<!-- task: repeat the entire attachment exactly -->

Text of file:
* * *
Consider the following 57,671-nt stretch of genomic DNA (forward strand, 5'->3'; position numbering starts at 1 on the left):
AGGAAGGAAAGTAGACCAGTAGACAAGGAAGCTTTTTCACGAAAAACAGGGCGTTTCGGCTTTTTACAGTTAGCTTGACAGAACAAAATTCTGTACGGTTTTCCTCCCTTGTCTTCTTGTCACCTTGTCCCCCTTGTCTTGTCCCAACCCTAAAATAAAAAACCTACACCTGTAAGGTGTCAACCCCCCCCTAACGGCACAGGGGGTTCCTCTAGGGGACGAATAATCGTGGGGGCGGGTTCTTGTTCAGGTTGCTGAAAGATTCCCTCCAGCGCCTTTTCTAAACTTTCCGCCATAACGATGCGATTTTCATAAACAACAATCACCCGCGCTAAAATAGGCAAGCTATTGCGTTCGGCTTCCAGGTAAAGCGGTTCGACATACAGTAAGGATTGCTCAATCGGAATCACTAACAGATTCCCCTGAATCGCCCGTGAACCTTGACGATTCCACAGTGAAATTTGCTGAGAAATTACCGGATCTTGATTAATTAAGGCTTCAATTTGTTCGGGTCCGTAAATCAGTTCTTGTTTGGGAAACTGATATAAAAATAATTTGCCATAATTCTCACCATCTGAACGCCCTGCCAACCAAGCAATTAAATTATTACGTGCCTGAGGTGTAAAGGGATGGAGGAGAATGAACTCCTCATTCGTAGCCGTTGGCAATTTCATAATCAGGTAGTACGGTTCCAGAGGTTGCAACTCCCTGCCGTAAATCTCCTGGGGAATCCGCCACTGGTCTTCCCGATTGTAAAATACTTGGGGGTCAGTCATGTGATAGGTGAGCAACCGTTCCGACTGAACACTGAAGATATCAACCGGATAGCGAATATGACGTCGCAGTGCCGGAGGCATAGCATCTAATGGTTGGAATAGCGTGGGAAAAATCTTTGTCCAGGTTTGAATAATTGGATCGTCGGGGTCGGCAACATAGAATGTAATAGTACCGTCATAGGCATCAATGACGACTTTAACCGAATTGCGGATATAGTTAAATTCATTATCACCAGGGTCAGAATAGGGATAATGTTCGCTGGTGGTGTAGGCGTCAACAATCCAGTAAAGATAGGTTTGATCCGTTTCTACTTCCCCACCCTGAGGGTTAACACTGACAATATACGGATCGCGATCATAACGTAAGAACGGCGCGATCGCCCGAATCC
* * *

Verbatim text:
Consider the following 57,671-nt stretch of genomic DNA (forward strand, 5'->3'; position numbering starts at 1 on the left):
AGGAAGGAAAGTAGACCAGTAGACAAGGAAGCTTTTTCACGAAAAACAGGGCGTTTCGGCTTTTTACAGTTAGCTTGACAGAACAAAATTCTGTACGGTTTTCCTCCCTTGTCTTCTTGTCACCTTGTCCCCCTTGTCTTGTCCCAACCCTAAAATAAAAAACCTACACCTGTAAGGTGTCAACCCCCCCCTAACGGCACAGGGGGTTCCTCTAGGGGACGAATAATCGTGGGGGCGGGTTCTTGTTCAGGTTGCTGAAAGATTCCCTCCAGCGCCTTTTCTAAACTTTCCGCCATAACGATGCGATTTTCATAAACAACAATCACCCGCGCTAAAATAGGCAAGCTATTGCGTTCGGCTTCCAGGTAAAGCGGTTCGACATACAGTAAGGATTGCTCAATCGGAATCACTAACAGATTCCCCTGAATCGCCCGTGAACCTTGACGATTCCACAGTGAAATTTGCTGAGAAATTACCGGATCTTGATTAATTAAGGCTTCAATTTGTTCGGGTCCGTAAATCAGTTCTTGTTTGGGAAACTGATATAAAAATAATTTGCCATAATTCTCACCATCTGAACGCCCTGCCAACCAAGCAATTAAATTATTACGTGCCTGAGGTGTAAAGGGATGGAGGAGAATGAACTCCTCATTCGTAGCCGTTGGCAATTTCATAATCAGGTAGTACGGTTCCAGAGGTTGCAACTCCCTGCCGTAAATCTCCTGGGGAATCCGCCACTGGTCTTCCCGATTGTAAAATACTTGGGGGTCAGTCATGTGATAGGTGAGCAACCGTTCCGACTGAACACTGAAGATATCAACCGGATAGCGAATATGACGTCGCAGTGCCGGAGGCATAGCATCTAATGGTTGGAATAGCGTGGGAAAAATCTTTGTCCAGGTTTGAATAATTGGATCGTCGGGGTCGGCAACATAGAATGTAATAGTACCGTCATAGGCATCAATGACGACTTTAACCGAATTGCGGATATAGTTAAATTCATTATCACCAGGGTCAGAATAGGGATAATGTTCGCTGGTGGTGTAGGCGTCAACAATCCAGTAAAGATAGGTTTGATCCGTTTCTACTTCCCCACCCTGAGGGTTAACACTGACAATATACGGATCGCGATCATAACGTAAGAACGGCGCGATCGCCCGAATCC